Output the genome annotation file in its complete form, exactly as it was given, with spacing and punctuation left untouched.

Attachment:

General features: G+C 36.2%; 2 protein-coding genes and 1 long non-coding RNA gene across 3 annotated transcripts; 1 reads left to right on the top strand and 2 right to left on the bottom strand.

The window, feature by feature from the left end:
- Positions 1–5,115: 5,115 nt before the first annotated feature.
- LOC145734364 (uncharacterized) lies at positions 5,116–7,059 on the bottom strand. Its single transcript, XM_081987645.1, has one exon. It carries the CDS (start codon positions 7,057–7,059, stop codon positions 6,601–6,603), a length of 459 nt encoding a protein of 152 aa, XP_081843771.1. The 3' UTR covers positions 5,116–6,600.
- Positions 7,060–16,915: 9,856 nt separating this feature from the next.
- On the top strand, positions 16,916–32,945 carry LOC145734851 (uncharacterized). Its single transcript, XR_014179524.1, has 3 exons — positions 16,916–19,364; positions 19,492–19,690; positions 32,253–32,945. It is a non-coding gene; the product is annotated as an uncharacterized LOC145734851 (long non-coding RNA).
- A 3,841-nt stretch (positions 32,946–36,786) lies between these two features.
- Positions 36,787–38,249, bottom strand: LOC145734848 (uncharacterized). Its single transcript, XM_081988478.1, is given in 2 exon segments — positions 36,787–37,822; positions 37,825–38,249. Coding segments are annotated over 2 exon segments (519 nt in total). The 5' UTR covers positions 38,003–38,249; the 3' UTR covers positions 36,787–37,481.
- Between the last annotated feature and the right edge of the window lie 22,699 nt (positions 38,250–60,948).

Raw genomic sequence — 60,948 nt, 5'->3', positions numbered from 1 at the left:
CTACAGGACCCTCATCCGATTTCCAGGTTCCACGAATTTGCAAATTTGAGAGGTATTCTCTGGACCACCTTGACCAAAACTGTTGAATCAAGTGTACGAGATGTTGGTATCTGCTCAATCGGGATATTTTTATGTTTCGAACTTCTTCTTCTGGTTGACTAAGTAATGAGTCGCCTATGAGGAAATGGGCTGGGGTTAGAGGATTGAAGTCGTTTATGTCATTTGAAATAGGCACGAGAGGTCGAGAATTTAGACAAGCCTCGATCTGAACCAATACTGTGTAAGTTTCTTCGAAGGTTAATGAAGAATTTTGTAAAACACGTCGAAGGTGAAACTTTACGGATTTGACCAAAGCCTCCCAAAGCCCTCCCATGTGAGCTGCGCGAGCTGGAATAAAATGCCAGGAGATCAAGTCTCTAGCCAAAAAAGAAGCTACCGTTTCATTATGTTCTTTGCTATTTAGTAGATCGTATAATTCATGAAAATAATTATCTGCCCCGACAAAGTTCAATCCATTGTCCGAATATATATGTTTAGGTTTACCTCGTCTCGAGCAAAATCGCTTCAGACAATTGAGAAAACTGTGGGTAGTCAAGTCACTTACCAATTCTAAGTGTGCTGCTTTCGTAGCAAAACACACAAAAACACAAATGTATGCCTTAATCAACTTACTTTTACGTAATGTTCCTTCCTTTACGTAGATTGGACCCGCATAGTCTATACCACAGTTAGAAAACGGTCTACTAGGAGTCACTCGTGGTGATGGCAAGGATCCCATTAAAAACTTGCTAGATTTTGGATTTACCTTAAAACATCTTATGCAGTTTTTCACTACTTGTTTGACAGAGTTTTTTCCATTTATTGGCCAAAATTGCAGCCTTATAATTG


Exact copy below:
General features: G+C 36.2%; 2 protein-coding genes and 1 long non-coding RNA gene across 3 annotated transcripts; 1 reads left to right on the top strand and 2 right to left on the bottom strand.

The window, feature by feature from the left end:
- Positions 1–5,115: 5,115 nt before the first annotated feature.
- LOC145734364 (uncharacterized) lies at positions 5,116–7,059 on the bottom strand. Its single transcript, XM_081987645.1, has one exon. It carries the CDS (start codon positions 7,057–7,059, stop codon positions 6,601–6,603), a length of 459 nt encoding a protein of 152 aa, XP_081843771.1. The 3' UTR covers positions 5,116–6,600.
- Positions 7,060–16,915: 9,856 nt separating this feature from the next.
- On the top strand, positions 16,916–32,945 carry LOC145734851 (uncharacterized). Its single transcript, XR_014179524.1, has 3 exons — positions 16,916–19,364; positions 19,492–19,690; positions 32,253–32,945. It is a non-coding gene; the product is annotated as an uncharacterized LOC145734851 (long non-coding RNA).
- A 3,841-nt stretch (positions 32,946–36,786) lies between these two features.
- Positions 36,787–38,249, bottom strand: LOC145734848 (uncharacterized). Its single transcript, XM_081988478.1, is given in 2 exon segments — positions 36,787–37,822; positions 37,825–38,249. Coding segments are annotated over 2 exon segments (519 nt in total). The 5' UTR covers positions 38,003–38,249; the 3' UTR covers positions 36,787–37,481.
- Between the last annotated feature and the right edge of the window lie 22,699 nt (positions 38,250–60,948).

Raw genomic sequence — 60,948 nt, 5'->3', positions numbered from 1 at the left:
CTACAGGACCCTCATCCGATTTCCAGGTTCCACGAATTTGCAAATTTGAGAGGTATTCTCTGGACCACCTTGACCAAAACTGTTGAATCAAGTGTACGAGATGTTGGTATCTGCTCAATCGGGATATTTTTATGTTTCGAACTTCTTCTTCTGGTTGACTAAGTAATGAGTCGCCTATGAGGAAATGGGCTGGGGTTAGAGGATTGAAGTCGTTTATGTCATTTGAAATAGGCACGAGAGGTCGAGAATTTAGACAAGCCTCGATCTGAACCAATACTGTGTAAGTTTCTTCGAAGGTTAATGAAGAATTTTGTAAAACACGTCGAAGGTGAAACTTTACGGATTTGACCAAAGCCTCCCAAAGCCCTCCCATGTGAGCTGCGCGAGCTGGAATAAAATGCCAGGAGATCAAGTCTCTAGCCAAAAAAGAAGCTACCGTTTCATTATGTTCTTTGCTATTTAGTAGATCGTATAATTCATGAAAATAATTATCTGCCCCGACAAAGTTCAATCCATTGTCCGAATATATATGTTTAGGTTTACCTCGTCTCGAGCAAAATCGCTTCAGACAATTGAGAAAACTGTGGGTAGTCAAGTCACTTACCAATTCTAAGTGTGCTGCTTTCGTAGCAAAACACACAAAAACACAAATGTATGCCTTAATCAACTTACTTTTACGTAATGTTCCTTCCTTTACGTAGATTGGACCCGCATAGTCTATACCACAGTTAGAAAACGGTCTACTAGGAGTCACTCGTGGTGATGGCAAGGATCCCATTAAAAACTTGCTAGATTTTGGATTTACCTTAAAACATCTTATGCAGTTTTTCACTACTTGTTTGACAGAGTTTTTTCCATTTATTGGCCAAAATTGCAGCCTTATAATTG